The Priorities of the Public are based on responses from more than 3,000 U.S. adults and are representative of a cross-section of Americans. This means we hear from a variety of voices, both by demographic such as race/ethnicity, gender, income levels, and age, as well as behavior such as political ideologies or active investors. Remarkably, we found that there is substantial consistency in the Issues most important to these groups, with nearly all cohorts prioritizing the same top three: Pays a fair, living wage; Creates jobs in the U.S.; and Acts ethically at the leadership level.
With a few exceptions, each demographic is fairly unified in how they want corporate America to prioritize the top five Issues, demonstrating remarkable unity and consistency in a year when companies are increasingly under scrutiny from politicians and pundits for “being out of touch with the values of everyday Americans” or that stakeholder-focused capitalism is not “a reflection of consumer demand.”
To provide further clarity around how to better balance stakeholder interests, we classify each Issue by the stakeholder it affects most, organizing the 20 Issues into five stakeholder groups: Workers, Customers, Communities, the Environment, and Shareholders & Governance.
Specifically, we assign each of the 20 Issues to the one (and only one) stakeholder it most impacts. For example: “Compels leadership to act ethically and with integrity and avoid wrongdoings” is assigned to Shareholders & Governance, whereas “Makes products or offers services that benefit society” is assigned to the Customers stakeholder. The weight of each stakeholder group is calculated by summing all of its associated Issue weights.
For the sixth consecutive year, the American public prioritizes Workers as the most important stakeholder by a significant margin. The Workers stakeholder considers a company’s performance on factors related to how it invests in its employees, including (1) paying a fair, living wage, (2) protecting worker health and safety, (3) providing benefits and work-life balance, (4) cultivating a diverse and inclusive workplace, and (5) supporting workforce retention, advancement, and training.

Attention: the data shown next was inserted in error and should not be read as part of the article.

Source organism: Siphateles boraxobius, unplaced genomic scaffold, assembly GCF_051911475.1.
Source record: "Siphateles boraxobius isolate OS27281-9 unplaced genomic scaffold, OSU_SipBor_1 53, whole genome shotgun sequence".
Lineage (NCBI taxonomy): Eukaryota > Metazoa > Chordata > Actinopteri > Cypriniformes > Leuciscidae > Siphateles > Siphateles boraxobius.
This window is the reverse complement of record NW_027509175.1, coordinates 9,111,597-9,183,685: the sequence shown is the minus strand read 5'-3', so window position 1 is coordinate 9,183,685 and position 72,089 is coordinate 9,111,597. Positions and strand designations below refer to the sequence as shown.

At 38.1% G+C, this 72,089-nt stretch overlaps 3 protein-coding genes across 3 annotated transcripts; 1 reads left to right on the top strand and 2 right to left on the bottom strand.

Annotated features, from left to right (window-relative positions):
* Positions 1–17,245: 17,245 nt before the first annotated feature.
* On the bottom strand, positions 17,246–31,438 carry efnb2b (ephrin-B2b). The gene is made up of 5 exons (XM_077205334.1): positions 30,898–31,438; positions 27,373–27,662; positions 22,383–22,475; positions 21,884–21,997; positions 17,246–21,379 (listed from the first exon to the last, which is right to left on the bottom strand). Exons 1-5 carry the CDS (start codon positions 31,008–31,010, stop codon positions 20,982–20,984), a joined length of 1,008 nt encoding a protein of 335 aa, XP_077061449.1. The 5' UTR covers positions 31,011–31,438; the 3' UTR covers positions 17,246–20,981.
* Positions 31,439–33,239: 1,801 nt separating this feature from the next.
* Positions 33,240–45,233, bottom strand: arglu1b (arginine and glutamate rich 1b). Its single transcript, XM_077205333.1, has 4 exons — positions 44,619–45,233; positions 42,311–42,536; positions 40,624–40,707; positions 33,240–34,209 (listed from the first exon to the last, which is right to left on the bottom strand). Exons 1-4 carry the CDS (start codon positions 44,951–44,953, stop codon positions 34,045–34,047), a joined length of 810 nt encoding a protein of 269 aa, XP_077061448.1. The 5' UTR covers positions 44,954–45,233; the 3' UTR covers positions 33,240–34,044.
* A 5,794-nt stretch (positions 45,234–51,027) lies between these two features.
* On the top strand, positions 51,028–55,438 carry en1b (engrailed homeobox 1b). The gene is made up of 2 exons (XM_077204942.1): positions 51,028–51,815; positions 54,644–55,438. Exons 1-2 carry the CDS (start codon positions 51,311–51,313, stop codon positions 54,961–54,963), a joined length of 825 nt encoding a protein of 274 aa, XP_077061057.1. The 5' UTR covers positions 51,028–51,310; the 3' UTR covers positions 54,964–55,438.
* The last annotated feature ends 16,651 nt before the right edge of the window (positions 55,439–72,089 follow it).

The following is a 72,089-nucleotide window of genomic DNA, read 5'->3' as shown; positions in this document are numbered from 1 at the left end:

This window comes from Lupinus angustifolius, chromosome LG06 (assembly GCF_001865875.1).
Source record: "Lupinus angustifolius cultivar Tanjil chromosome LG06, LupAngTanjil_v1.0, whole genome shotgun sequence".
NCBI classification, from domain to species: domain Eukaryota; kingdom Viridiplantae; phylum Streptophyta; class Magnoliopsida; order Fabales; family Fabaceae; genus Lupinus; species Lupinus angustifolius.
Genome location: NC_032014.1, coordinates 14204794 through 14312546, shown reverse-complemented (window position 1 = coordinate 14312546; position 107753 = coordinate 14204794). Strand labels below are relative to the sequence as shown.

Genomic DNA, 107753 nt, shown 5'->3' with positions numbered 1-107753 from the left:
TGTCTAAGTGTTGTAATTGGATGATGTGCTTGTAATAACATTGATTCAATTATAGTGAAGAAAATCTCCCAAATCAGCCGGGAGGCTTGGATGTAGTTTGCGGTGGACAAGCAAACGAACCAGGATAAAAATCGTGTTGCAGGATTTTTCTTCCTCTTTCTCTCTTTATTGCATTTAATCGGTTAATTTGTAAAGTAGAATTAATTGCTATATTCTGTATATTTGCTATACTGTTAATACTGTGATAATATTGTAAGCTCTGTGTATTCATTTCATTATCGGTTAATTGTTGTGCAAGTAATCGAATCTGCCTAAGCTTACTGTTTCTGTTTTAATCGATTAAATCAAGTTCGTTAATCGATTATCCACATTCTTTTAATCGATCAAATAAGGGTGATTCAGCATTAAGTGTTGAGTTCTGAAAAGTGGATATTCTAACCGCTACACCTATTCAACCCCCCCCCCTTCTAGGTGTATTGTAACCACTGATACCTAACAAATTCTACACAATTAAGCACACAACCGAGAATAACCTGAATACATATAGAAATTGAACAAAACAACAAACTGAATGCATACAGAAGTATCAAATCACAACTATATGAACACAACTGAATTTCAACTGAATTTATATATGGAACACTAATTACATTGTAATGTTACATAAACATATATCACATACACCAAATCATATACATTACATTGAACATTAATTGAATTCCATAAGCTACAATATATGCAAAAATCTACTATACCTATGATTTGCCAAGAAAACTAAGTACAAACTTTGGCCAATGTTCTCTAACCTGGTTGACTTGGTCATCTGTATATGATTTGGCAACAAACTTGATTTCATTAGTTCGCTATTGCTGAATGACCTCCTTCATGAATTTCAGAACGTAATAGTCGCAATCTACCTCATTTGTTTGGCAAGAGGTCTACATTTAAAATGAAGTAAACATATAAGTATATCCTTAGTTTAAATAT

The Communities stakeholder considers a company’s performance on factors related to how it supports its communities, including (1) creating jobs in the U.S., (2) addressing human rights issues in the supply chain, (3) contributing to community development, and (4) giving back to local communities.
The Customers stakeholder considers a company’s performance on factors related to how it treats its customers, including (1) protecting customer privacy, (2) treating customers fairly, (3) communicating transparently, and (4) making beneficial products.
In 2021 we added “Governance” to the Shareholders stakeholder be more representative of the Issues included in this grouping that explore how a company maintains good governance and delivers value to its shareholders by (1) acting ethically at the leadership level, (2) generating returns for investors, and (3) prioritizing accountability to all stakeholders.
The Environment stakeholder considers a company’s performance on factors related to how it reduces its environmental impact, including (1) minimizing pollution, (2) using sustainable materials, (3) combating climate change, and (4) using resources efficiently.
When looking at stakeholder prioritization across demographic groupings, we see significant alignment, with some specific areas of variance. For instance, Issues relating to the Environment are prioritized more highly among respondents under age 30 and Democrats, whereas Shareholders & Governance Issues are prioritized more highly by those age 65 and older.
There has never been a more urgent moment for corporate America to embark on the journey to becoming more just, and we hope this latest survey report provides clear guidance on how companies can reevaluate their priorities and better align their practices with the values of the American people. The data shines a clear, bright light on the specific actions businesses can take today to rebuild trust in business and markets as a force for good.